More about commerce, less about competition. Leading business strategists like, Michael Porter brought about a shift beginning in the 1980s. Theorists like Peter Drucker had suggested the purpose of business was to create customers. Porter posited a more Hobbesian worldview, in which the natural state of business was one of competition. A company was constantly in a struggle to gain sustainable competitive advantage, Porter said. He taught that there are five competitive forces, including not only existing and potential competitors, but customers and suppliers. Today it’s different. We are massively more interconnected. In Tom Friedman’s terms, the world is flat. The businesses of today are not defined by corporate entities; they spill out across hundreds of companies, related through strategic alliances, buy-and-supply agreements, and collaborative arrangements. In a globally connected world, competition as an underlying condition isn’t just wrong, it’s destructive. We need to replace it with a focus on commerce – the mutually beneficial exchange of goods and services for the creation of greater economic value. One benefit is innovation. Competitive ideologies limit interaction with others. A belief system built on relationships, collaboration and exchange provides far greater opportunities for interaction and innovation. Another benefit is efficiency. A competitive ideology demands excessive emphasis on offense and defense, requiring massive transaction costs – legal agreements, costly accounting and due diligence procedures. A collaborative and commerce-based belief system substitutes trust and relationships for contracts and enforcement systems; business gets done faster, and less expensively. More About Relationships, Less About Markets. In the 1980’s and 1990’s, business began to rely on markets as the ‘best’ solution. Reagan and Thatcher added political dimensions of ideology on top of economic ideology. The result: de-regulation and the application of market forces to areas of economic life formerly the province of government, regulated or non-profit organizations. The rationale was simple: markets would cost less and be more innovative. The Darwinian law of the market would naturally find the best solution. This made sense when applied to outsourcing of non-strategic business functions, or to competitive bid sourcing. But it was less clear when applied to utilities, educational institutions, or natural monopolies like water companies or airlines. The US governmental response to Hurricane Katrina and the current Gulf Coast BP oil spill revealed costs to this faith in markets. And the global drift toward reliance on markets was a direct cause of the catastrophic failure of global financial systems. In a pure market system, a state of competition is inherently unstable. Pure competition quickly resolves to monopoly. But regulation is not the only solution. A far more business-natural response is to re-examine the critical role of relationships. Trusted business relationships, developed over time, and nurtured by personal interactions and interlocking interests, form powerful forces for the same things we wanted from markets: speed, low cost, and innovation. The old belief systems grew out of a competitive, impersonal world. Our new world is connected and related. Our belief systems need to reflect it.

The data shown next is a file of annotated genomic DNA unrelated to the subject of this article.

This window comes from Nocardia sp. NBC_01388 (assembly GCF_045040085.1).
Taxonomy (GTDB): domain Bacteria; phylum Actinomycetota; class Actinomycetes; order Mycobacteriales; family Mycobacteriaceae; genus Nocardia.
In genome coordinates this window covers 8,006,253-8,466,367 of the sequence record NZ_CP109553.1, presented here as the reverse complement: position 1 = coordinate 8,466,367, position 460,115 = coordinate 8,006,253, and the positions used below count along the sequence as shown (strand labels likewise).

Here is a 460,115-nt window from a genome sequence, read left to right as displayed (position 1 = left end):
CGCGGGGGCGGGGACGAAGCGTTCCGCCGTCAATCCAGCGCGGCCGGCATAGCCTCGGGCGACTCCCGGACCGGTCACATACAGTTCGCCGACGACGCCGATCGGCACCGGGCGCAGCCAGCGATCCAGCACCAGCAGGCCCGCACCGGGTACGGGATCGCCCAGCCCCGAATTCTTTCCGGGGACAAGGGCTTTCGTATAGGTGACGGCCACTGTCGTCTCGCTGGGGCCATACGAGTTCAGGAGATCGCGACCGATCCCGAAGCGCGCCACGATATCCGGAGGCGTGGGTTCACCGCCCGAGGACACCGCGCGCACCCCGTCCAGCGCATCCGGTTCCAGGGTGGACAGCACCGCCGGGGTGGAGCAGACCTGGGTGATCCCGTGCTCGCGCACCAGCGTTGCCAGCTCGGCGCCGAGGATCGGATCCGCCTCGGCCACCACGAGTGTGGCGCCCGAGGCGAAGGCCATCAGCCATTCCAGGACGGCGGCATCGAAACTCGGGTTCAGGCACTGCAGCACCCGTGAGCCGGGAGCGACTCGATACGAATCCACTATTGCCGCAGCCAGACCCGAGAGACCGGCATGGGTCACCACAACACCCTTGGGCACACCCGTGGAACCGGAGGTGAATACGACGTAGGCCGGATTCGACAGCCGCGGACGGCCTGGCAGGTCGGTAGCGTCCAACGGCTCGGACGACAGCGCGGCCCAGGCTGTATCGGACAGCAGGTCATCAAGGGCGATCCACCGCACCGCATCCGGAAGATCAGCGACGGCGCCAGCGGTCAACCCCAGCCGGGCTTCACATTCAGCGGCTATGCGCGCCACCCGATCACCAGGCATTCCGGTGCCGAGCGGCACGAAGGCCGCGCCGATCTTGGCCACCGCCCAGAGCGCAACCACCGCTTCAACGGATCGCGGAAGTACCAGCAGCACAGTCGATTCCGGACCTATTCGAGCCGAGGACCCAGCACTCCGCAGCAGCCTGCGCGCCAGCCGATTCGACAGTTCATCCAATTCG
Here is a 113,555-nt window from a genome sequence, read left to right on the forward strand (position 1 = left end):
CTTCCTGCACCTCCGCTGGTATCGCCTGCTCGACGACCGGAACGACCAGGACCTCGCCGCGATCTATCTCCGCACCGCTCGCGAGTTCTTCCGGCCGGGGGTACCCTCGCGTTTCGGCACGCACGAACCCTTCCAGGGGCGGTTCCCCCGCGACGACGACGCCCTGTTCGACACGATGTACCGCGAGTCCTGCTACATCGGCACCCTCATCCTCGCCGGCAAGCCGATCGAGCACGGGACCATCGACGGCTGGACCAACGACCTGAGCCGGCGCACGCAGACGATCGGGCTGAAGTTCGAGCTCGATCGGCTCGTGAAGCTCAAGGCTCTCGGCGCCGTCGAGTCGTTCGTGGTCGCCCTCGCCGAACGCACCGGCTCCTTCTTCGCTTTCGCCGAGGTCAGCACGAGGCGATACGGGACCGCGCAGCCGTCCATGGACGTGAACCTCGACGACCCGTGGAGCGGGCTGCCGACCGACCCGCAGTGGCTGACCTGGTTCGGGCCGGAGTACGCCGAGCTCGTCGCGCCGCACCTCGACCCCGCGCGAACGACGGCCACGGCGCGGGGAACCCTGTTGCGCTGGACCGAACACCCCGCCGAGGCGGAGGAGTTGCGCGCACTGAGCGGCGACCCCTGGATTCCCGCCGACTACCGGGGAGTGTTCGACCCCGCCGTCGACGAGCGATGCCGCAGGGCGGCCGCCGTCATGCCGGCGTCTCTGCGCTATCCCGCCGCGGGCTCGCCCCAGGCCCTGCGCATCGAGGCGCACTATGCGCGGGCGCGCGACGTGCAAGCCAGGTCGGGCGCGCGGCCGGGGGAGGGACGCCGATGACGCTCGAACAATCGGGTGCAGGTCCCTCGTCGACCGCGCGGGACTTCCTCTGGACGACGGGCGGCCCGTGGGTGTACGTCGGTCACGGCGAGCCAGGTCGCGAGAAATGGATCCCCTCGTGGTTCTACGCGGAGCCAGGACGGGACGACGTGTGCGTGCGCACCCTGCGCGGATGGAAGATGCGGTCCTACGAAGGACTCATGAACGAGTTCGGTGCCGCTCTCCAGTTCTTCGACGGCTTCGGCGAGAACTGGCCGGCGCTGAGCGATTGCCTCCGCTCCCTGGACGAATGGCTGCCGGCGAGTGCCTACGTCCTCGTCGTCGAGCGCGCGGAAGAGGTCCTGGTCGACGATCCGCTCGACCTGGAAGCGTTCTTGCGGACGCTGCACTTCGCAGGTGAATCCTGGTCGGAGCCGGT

Published in the hard-copy of Work Style Magazine, Summer 2010